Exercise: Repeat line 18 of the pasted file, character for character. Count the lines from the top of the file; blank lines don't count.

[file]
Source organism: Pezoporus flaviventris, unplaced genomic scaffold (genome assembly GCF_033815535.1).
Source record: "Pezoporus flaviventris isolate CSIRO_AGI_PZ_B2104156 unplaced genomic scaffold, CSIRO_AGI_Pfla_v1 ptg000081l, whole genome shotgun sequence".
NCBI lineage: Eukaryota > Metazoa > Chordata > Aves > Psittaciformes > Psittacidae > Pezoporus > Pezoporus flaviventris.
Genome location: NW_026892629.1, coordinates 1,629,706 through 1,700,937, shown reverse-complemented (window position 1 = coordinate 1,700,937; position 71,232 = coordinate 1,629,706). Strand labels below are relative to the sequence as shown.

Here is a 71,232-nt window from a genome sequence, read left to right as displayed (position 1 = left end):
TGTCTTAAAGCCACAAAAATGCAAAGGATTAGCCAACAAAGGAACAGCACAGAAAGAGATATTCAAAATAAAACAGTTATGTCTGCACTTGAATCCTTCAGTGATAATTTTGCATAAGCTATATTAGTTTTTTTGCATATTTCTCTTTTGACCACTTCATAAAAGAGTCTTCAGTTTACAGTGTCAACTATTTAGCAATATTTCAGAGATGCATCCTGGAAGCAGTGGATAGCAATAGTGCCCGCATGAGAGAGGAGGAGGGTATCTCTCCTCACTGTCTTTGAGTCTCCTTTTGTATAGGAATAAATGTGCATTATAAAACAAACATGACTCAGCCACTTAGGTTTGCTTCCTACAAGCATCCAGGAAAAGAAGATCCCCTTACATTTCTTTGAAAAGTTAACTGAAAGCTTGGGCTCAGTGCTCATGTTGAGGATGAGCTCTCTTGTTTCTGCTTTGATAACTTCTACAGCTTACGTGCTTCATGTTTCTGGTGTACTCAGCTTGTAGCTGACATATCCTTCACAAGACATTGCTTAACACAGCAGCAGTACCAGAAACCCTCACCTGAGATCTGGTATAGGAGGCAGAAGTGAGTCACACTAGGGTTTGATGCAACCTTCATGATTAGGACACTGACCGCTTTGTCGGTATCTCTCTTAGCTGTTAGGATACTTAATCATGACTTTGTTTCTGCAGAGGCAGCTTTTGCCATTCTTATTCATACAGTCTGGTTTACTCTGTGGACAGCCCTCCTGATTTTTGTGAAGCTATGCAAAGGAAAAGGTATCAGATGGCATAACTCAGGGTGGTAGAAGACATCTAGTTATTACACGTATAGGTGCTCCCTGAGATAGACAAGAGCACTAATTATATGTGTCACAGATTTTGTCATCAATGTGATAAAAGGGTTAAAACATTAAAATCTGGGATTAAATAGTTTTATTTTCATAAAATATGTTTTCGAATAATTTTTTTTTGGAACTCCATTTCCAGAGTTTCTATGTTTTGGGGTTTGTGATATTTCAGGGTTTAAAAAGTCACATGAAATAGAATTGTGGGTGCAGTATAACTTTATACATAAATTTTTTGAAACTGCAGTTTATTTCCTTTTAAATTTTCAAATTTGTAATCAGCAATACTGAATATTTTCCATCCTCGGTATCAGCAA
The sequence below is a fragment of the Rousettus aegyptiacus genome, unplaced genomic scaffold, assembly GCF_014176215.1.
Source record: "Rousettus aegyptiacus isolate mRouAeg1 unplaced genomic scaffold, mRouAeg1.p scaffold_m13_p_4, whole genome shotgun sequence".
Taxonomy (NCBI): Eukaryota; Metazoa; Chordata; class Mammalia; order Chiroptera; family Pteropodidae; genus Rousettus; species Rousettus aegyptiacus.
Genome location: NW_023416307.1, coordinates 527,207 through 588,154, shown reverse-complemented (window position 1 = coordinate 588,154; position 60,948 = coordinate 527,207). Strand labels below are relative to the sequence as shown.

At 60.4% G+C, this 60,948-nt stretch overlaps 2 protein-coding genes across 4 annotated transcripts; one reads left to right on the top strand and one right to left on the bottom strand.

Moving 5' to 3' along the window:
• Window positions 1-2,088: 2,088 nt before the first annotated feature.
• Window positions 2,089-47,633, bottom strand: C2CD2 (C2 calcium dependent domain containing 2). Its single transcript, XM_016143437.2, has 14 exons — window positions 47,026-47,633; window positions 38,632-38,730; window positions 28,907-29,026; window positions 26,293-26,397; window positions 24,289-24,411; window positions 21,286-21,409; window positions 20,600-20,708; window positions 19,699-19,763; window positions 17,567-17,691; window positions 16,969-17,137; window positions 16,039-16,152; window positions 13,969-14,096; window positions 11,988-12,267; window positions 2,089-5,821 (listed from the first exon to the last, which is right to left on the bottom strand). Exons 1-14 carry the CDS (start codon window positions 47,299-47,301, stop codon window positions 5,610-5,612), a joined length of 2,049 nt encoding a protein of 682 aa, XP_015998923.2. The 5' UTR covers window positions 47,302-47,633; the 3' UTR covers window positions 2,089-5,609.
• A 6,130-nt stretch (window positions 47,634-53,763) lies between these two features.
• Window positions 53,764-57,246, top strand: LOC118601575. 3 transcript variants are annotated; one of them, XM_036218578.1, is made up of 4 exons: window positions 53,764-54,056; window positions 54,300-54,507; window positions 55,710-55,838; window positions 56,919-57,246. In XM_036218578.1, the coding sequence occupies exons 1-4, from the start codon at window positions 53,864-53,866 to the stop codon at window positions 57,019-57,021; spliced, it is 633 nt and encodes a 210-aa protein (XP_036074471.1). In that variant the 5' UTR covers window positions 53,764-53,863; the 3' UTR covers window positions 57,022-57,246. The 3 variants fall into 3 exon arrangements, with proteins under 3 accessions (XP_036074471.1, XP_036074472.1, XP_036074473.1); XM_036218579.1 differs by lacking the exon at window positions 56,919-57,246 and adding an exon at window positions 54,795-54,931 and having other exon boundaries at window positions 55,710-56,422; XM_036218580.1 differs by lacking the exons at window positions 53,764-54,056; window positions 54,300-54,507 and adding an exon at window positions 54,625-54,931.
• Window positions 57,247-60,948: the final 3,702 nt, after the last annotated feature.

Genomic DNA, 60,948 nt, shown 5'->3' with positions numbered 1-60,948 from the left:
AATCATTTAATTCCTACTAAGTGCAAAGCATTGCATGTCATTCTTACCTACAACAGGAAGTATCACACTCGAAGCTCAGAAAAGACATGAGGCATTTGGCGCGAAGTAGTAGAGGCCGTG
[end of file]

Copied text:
Genomic DNA, 60,948 nt, shown 5'->3' with positions numbered 1-60,948 from the left: